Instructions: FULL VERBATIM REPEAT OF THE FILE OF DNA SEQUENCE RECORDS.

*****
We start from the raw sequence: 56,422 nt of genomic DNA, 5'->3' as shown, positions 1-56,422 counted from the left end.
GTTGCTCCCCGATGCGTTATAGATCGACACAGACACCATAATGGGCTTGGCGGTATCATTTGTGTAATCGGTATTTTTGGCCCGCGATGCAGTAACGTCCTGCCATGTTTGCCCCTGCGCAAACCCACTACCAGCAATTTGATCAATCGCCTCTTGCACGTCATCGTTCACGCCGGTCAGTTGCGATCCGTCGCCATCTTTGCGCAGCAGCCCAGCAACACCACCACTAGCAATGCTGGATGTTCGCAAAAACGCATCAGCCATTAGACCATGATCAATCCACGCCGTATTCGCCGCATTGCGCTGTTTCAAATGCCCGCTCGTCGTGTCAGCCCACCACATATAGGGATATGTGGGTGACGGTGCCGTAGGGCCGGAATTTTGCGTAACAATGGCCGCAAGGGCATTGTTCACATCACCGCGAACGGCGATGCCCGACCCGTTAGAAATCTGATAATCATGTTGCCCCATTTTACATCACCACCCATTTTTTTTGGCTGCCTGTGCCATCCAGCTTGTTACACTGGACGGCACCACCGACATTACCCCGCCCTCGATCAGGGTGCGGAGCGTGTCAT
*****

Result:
We start from the raw sequence: 56,422 nt of genomic DNA, 5'->3' as shown, positions 1-56,422 counted from the left end.
GTTGCTCCCCGATGCGTTATAGATCGACACAGACACCATAATGGGCTTGGCGGTATCATTTGTGTAATCGGTATTTTTGGCCCGCGATGCAGTAACGTCCTGCCATGTTTGCCCCTGCGCAAACCCACTACCAGCAATTTGATCAATCGCCTCTTGCACGTCATCGTTCACGCCGGTCAGTTGCGATCCGTCGCCATCTTTGCGCAGCAGCCCAGCAACACCACCACTAGCAATGCTGGATGTTCGCAAAAACGCATCAGCCATTAGACCATGATCAATCCACGCCGTATTCGCCGCATTGCGCTGTTTCAAATGCCCGCTCGTCGTGTCAGCCCACCACATATAGGGATATGTGGGTGACGGTGCCGTAGGGCCGGAATTTTGCGTAACAATGGCCGCAAGGGCATTGTTCACATCACCGCGAACGGCGATGCCCGACCCGTTAGAAATCTGATAATCATGTTGCCCCATTTTACATCACCACCCATTTTTTTTGGCTGCCTGTGCCATCCAGCTTGTTACACTGGACGGCACCACCGACATTACCCCGCCCTCGATCAGGGTGCGGAGCGTGTCAT